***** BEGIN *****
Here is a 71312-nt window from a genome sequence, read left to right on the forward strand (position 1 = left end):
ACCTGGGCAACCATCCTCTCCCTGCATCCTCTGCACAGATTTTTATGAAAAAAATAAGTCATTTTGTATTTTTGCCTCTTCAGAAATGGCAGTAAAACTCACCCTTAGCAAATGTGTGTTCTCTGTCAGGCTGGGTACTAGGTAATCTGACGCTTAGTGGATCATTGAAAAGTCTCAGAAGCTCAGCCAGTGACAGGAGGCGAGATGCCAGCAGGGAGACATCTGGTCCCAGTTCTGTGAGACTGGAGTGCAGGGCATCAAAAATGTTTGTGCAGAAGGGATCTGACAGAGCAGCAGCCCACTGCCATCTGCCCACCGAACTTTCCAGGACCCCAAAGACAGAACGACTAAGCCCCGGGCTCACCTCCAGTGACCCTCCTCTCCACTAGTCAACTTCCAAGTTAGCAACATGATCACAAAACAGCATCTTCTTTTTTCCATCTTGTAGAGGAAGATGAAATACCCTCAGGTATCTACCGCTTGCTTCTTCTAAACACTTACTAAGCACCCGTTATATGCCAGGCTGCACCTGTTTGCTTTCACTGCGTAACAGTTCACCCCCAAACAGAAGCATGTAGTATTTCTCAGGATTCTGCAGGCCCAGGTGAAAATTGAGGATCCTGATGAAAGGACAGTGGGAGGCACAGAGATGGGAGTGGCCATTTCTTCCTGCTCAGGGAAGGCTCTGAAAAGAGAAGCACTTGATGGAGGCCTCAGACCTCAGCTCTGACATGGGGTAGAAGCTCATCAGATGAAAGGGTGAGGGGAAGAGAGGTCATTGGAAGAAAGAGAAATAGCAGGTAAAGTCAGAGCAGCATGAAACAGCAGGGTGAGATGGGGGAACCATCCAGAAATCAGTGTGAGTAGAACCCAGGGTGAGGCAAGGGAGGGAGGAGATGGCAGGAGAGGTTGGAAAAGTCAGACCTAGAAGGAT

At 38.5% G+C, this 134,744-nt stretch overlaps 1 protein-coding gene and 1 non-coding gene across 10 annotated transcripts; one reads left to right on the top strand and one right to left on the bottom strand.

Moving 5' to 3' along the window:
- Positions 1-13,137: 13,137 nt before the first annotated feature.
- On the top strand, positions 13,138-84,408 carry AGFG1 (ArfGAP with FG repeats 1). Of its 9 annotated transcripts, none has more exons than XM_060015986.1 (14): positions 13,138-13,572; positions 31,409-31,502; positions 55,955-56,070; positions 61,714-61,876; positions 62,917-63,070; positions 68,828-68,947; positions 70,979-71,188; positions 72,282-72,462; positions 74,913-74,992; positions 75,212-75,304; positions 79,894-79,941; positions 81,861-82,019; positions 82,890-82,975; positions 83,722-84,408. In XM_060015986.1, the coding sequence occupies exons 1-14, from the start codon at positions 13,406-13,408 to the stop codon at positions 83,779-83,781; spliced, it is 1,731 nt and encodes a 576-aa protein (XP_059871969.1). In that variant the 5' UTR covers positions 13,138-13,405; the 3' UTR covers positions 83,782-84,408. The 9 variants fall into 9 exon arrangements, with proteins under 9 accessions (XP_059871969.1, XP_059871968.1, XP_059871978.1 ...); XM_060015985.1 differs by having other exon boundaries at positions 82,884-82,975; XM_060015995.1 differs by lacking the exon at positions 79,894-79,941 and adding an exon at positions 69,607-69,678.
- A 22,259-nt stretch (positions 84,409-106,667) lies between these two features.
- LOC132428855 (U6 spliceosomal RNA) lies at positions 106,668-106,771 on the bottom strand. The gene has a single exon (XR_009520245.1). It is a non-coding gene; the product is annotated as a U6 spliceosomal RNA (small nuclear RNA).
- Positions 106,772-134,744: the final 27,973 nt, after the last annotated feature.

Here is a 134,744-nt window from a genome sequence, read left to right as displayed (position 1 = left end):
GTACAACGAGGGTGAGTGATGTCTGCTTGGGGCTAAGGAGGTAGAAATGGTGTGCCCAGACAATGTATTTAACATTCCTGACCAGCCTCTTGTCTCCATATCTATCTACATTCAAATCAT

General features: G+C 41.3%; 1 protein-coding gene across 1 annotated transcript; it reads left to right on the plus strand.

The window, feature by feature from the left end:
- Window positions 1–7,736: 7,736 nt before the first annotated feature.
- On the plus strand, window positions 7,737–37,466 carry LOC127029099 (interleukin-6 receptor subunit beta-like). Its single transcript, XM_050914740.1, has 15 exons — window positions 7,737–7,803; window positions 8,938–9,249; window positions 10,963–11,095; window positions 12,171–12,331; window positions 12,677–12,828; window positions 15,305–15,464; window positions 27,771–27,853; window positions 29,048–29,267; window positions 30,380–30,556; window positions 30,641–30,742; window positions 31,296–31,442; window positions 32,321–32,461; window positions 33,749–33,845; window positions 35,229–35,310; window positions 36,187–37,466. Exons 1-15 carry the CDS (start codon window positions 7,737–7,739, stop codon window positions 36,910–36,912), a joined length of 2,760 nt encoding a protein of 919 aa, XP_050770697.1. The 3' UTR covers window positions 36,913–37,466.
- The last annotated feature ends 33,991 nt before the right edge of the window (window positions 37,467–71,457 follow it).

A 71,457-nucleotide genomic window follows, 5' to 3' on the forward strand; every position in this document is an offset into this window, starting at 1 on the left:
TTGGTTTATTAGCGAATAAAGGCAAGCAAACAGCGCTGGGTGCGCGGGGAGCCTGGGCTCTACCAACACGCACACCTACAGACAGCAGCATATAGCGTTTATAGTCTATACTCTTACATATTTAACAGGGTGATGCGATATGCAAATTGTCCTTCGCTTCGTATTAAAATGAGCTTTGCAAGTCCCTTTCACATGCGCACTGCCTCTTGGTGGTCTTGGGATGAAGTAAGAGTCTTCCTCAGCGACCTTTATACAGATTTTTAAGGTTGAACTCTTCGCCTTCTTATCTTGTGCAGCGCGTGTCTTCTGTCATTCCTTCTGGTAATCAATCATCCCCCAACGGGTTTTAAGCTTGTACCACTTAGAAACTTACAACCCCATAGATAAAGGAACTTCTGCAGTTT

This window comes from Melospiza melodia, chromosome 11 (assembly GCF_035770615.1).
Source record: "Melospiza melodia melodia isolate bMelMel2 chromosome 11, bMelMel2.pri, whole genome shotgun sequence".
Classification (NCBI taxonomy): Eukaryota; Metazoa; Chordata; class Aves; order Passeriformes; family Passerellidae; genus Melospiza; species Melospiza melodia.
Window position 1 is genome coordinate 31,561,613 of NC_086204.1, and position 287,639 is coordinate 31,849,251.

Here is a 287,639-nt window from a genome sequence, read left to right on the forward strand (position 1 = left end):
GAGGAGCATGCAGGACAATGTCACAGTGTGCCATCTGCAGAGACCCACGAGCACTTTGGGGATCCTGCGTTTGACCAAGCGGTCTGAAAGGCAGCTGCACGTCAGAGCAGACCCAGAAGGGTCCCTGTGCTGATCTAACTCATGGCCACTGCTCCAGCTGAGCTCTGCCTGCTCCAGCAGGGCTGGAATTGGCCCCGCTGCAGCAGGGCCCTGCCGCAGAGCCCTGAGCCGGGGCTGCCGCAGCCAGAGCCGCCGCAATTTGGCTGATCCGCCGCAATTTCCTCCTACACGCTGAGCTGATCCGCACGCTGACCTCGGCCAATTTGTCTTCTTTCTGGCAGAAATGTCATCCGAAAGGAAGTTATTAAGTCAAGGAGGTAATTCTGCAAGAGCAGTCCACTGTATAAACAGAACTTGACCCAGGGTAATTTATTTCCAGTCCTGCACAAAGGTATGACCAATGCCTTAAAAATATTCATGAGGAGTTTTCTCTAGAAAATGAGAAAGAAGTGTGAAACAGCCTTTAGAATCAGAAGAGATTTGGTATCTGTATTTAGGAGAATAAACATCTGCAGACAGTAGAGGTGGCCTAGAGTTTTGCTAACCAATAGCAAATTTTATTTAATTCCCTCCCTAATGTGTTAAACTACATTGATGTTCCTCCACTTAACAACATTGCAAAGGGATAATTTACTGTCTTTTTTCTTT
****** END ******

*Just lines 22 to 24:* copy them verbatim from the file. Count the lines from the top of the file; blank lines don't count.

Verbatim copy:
Window position 1 is genome coordinate 31,561,613 of NC_086204.1, and position 287,639 is coordinate 31,849,251.

Here is a 287,639-nt window from a genome sequence, read left to right on the forward strand (position 1 = left end):
GAGGAGCATGCAGGACAATGTCACAGTGTGCCATCTGCAGAGACCCACGAGCACTTTGGGGATCCTGCGTTTGACCAAGCGGTCTGAAAGGCAGCTGCACGTCAGAGCAGACCCAGAAGGGTCCCTGTGCTGATCTAACTCATGGCCACTGCTCCAGCTGAGCTCTGCCTGCTCCAGCAGGGCTGGAATTGGCCCCGCTGCAGCAGGGCCCTGCCGCAGAGCCCTGAGCCGGGGCTGCCGCAGCCAGAGCCGCCGCAATTTGGCTGATCCGCCGCAATTTCCTCCTACACGCTGAGCTGATCCGCACGCTGACCTCGGCCAATTTGTCTTCTTTCTGGCAGAAATGTCATCCGAAAGGAAGTTATTAAGTCAAGGAGGTAATTCTGCAAGAGCAGTCCACTGTATAAACAGAACTTGACCCAGGGTAATTTATTTCCAGTCCTGCACAAAGGTATGACCAATGCCTTAAAAATATTCATGAGGAGTTTTCTCTAGAAAATGAGAAAGAAGTGTGAAACAGCCTTTAGAATCAGAAGAGATTTGGTATCTGTATTTAGGAGAATAAACATCTGCAGACAGTAGAGGTGGCCTAGAGTTTTGCTAACCAATAGCAAATTTTATTTAATTCCCTCCCTAATGTGTTAAACTACATTGATGTTCCTCCACTTAACAACATTGCAAAGGGATAATTTACTGTCTTTTTTCTTT